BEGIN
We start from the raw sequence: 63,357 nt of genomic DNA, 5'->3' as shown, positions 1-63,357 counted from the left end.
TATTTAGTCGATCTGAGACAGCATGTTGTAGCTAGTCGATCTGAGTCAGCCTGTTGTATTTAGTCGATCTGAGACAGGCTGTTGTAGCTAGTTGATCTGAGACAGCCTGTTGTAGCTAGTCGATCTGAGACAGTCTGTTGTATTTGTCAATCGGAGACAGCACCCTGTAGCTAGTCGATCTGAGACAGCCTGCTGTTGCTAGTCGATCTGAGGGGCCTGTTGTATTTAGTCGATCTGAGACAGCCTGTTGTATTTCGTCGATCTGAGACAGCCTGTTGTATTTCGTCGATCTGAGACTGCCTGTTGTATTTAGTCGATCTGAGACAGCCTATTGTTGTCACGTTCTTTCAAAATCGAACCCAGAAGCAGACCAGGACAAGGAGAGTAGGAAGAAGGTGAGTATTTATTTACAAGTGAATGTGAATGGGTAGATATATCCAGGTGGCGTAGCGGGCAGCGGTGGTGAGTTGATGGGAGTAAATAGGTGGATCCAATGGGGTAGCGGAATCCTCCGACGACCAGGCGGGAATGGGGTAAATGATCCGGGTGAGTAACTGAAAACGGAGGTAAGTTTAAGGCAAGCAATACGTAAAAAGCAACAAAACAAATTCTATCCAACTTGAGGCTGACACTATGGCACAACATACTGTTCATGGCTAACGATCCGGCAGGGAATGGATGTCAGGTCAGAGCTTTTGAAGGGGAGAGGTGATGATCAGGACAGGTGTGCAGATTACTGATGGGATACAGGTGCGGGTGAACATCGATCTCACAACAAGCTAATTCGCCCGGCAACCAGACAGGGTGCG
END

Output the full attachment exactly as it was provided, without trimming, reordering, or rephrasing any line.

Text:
We start from the raw sequence: 63,357 nt of genomic DNA, 5'->3' as shown, positions 1-63,357 counted from the left end.
TATTTAGTCGATCTGAGACAGCATGTTGTAGCTAGTCGATCTGAGTCAGCCTGTTGTATTTAGTCGATCTGAGACAGGCTGTTGTAGCTAGTTGATCTGAGACAGCCTGTTGTAGCTAGTCGATCTGAGACAGTCTGTTGTATTTGTCAATCGGAGACAGCACCCTGTAGCTAGTCGATCTGAGACAGCCTGCTGTTGCTAGTCGATCTGAGGGGCCTGTTGTATTTAGTCGATCTGAGACAGCCTGTTGTATTTCGTCGATCTGAGACAGCCTGTTGTATTTCGTCGATCTGAGACTGCCTGTTGTATTTAGTCGATCTGAGACAGCCTATTGTTGTCACGTTCTTTCAAAATCGAACCCAGAAGCAGACCAGGACAAGGAGAGTAGGAAGAAGGTGAGTATTTATTTACAAGTGAATGTGAATGGGTAGATATATCCAGGTGGCGTAGCGGGCAGCGGTGGTGAGTTGATGGGAGTAAATAGGTGGATCCAATGGGGTAGCGGAATCCTCCGACGACCAGGCGGGAATGGGGTAAATGATCCGGGTGAGTAACTGAAAACGGAGGTAAGTTTAAGGCAAGCAATACGTAAAAAGCAACAAAACAAATTCTATCCAACTTGAGGCTGACACTATGGCACAACATACTGTTCATGGCTAACGATCCGGCAGGGAATGGATGTCAGGTCAGAGCTTTTGAAGGGGAGAGGTGATGATCAGGACAGGTGTGCAGATTACTGATGGGATACAGGTGCGGGTGAACATCGATCTCACAACAAGCTAATTCGCCCGGCAACCAGACAGGGTGCG